In 1950 one of General Patton’s tanks from World War II was donated to the Town of Hamilton.  That same year my grandfather, Stanley E. Allen, was a member of the recreation committee.  The committee accepted the tank and placed it in the center of town at what is now called Patton Park.  I remember playing at this playground as a kid, and being able to climb inside the tank to sit on the driver’s seat and peek out through the slits.  Sometime in the 1970s the hatch to the tank was welded shut, but kids still climb all over the tank. 

My daughter climbing on the Patton tank in Hamilton's Patton Park 2004.
I played on this tank, too, as a kid.
This little boy on the tour wore his "Generals" tshirt-
the mascot of the Hamilton-Wenham regional school system.
Another generation of kids learning about the Patton family. 
The Patton Homestead at 650 Asbury Street in Hamilton, Massachusetts is not currently open to the public, except for occasional special tours like the one I took with Mom.  Any inquiries should be directed to the Town Manager of the Town of Hamilton, Massachusetts.  The Patton Family archive is available for research by appointment.  Please contact:
Phone 978-468-1849
Town of Hamilton, Massachusetts webpage for Patton Homestead  http://hamiltonma.gov/Pages/HamiltonMA_Patton/index

The former master bedroom is now the archive
I wish I had a good reason to do some research here!
Look at the label on this file drawer:
"GSP Baby records/ School essays - '32
Diaries/ SCD Leadership letters/ rosters
GSP bibles/ war crimes file / evaluation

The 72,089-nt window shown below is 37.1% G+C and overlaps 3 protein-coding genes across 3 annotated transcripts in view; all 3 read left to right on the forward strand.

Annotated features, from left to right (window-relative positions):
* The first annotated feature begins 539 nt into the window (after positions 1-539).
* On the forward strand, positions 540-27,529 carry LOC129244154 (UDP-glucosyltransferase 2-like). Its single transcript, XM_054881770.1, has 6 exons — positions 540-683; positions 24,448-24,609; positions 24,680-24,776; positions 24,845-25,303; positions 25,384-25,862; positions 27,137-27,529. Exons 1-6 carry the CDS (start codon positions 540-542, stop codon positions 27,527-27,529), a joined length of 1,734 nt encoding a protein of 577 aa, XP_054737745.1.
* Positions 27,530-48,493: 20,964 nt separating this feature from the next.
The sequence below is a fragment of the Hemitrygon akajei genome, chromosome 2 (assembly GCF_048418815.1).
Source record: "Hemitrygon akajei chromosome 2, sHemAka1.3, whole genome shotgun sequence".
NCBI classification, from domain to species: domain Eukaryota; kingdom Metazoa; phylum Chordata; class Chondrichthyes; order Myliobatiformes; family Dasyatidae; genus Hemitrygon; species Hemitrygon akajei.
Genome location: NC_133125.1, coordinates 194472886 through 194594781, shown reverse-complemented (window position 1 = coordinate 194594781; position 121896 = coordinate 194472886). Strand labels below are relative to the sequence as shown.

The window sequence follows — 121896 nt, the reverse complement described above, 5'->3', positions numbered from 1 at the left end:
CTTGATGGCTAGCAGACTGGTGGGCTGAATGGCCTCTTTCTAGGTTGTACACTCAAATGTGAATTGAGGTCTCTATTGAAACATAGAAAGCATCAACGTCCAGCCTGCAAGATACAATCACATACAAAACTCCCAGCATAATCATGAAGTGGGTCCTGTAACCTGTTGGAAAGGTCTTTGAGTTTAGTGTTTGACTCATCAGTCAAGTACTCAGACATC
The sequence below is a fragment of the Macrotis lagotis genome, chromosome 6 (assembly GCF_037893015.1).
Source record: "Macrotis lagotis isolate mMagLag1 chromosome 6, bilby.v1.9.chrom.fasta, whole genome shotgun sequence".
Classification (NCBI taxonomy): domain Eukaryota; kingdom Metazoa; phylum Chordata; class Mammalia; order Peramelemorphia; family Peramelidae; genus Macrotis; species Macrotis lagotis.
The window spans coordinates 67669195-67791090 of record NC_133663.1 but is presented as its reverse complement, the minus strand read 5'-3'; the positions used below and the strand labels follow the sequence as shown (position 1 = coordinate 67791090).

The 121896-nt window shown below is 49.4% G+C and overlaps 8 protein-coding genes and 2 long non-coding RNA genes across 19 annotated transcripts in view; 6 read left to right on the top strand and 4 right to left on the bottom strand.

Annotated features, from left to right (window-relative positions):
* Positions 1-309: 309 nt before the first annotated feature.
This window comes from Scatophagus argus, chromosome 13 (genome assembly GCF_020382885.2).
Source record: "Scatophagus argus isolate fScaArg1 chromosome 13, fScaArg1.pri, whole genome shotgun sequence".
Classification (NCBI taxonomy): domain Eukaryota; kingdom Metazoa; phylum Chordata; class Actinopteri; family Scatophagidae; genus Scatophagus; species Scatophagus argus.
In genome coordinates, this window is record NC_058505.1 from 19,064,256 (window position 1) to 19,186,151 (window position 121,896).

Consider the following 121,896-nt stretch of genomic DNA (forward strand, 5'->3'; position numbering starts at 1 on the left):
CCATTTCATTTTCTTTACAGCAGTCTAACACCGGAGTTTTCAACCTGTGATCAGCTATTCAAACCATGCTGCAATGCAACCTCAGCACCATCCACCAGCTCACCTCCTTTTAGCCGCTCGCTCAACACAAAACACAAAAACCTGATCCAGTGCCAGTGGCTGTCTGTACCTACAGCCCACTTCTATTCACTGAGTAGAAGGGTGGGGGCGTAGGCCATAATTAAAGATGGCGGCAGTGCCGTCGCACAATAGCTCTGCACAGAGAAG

reports/medals/citations/ photos
GSP personal caputred weaons & permits"

This is Four Star General George S. Patton's personal office

This is Four Star General George S. Patton's personal library,
His son's office, Major General George S. Patton of the Vietnam War,
was located below, but was destroyed in a fire that almost consumed both libraries.

Green Meadows Farm, the current home of the Patton family (on land adjacent to the Patton Homestead)   http://www.gmfarm.com/history  at 656 Asbury Street, South Hamilton, Massachusetts.

A link to the obituary of General George S. Patton 30 June 2004 New York Times

There is also a General Patton Museum in Fort Knox, Kentucky  http://generalpatton.org/       

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The URL for this post is
 http://nutfieldgenealogy.blogspot.com/2014/07/the-patton-homestead-and-archives-home.html

Copyright © 2014, Heather Wilkinson Rojo

2 comments:

  1. Fabulous, Heather! I've climbed the tank, too. I've always wondered about the homestead and now we get to see your photos of inside. What a bonus that your mother grew up "next door" and has her special memories, too.

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  2. I am envious of your trip inside the Patton house - I would love to be able to do this. I have studied GSP for the last few years. Maybe one day I'll get an opportunity - that archive would be a dream. Thanks for sharing.